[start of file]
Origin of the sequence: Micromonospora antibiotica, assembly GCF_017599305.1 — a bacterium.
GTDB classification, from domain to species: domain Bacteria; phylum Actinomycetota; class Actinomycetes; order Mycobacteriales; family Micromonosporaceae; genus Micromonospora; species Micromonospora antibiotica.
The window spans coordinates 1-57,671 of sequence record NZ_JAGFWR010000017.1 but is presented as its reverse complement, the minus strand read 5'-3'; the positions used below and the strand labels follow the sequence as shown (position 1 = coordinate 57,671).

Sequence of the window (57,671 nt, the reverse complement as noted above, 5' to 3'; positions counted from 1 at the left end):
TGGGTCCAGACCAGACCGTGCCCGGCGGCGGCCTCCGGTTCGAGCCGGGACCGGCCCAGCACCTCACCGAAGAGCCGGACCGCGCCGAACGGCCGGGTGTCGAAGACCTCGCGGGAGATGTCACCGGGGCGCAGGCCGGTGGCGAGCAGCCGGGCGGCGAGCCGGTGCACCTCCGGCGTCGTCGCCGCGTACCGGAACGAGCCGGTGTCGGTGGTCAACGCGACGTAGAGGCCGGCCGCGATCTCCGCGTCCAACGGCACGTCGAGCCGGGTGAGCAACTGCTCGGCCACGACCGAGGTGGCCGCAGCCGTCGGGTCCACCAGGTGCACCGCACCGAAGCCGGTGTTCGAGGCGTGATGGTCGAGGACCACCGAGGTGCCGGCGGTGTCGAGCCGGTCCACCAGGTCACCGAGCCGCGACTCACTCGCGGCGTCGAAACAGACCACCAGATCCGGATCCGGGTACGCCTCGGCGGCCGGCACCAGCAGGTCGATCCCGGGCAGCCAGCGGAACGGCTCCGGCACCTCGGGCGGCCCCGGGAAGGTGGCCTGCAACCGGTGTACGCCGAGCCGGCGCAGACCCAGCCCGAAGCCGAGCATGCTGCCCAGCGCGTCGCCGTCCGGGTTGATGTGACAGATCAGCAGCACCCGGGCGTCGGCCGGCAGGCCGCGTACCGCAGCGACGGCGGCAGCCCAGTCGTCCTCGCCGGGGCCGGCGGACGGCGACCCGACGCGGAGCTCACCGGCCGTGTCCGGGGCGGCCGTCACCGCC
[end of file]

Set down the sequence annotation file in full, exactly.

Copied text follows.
Origin of the sequence: Micromonospora antibiotica, assembly GCF_017599305.1 — a bacterium.
GTDB classification, from domain to species: domain Bacteria; phylum Actinomycetota; class Actinomycetes; order Mycobacteriales; family Micromonosporaceae; genus Micromonospora; species Micromonospora antibiotica.
The window spans coordinates 1-57,671 of sequence record NZ_JAGFWR010000017.1 but is presented as its reverse complement, the minus strand read 5'-3'; the positions used below and the strand labels follow the sequence as shown (position 1 = coordinate 57,671).

Sequence of the window (57,671 nt, the reverse complement as noted above, 5' to 3'; positions counted from 1 at the left end):
TGGGTCCAGACCAGACCGTGCCCGGCGGCGGCCTCCGGTTCGAGCCGGGACCGGCCCAGCACCTCACCGAAGAGCCGGACCGCGCCGAACGGCCGGGTGTCGAAGACCTCGCGGGAGATGTCACCGGGGCGCAGGCCGGTGGCGAGCAGCCGGGCGGCGAGCCGGTGCACCTCCGGCGTCGTCGCCGCGTACCGGAACGAGCCGGTGTCGGTGGTCAACGCGACGTAGAGGCCGGCCGCGATCTCCGCGTCCAACGGCACGTCGAGCCGGGTGAGCAACTGCTCGGCCACGACCGAGGTGGCCGCAGCCGTCGGGTCCACCAGGTGCACCGCACCGAAGCCGGTGTTCGAGGCGTGATGGTCGAGGACCACCGAGGTGCCGGCGGTGTCGAGCCGGTCCACCAGGTCACCGAGCCGCGACTCACTCGCGGCGTCGAAACAGACCACCAGATCCGGATCCGGGTACGCCTCGGCGGCCGGCACCAGCAGGTCGATCCCGGGCAGCCAGCGGAACGGCTCCGGCACCTCGGGCGGCCCCGGGAAGGTGGCCTGCAACCGGTGTACGCCGAGCCGGCGCAGACCCAGCCCGAAGCCGAGCATGCTGCCCAGCGCGTCGCCGTCCGGGTTGATGTGACAGATCAGCAGCACCCGGGCGTCGGCCGGCAGGCCGCGTACCGCAGCGACGGCGGCAGCCCAGTCGTCCTCGCCGGGGCCGGCGGACGGCGACCCGACGCGGAGCTCACCGGCCGTGTCCGGGGCGGCCGTCACCGCC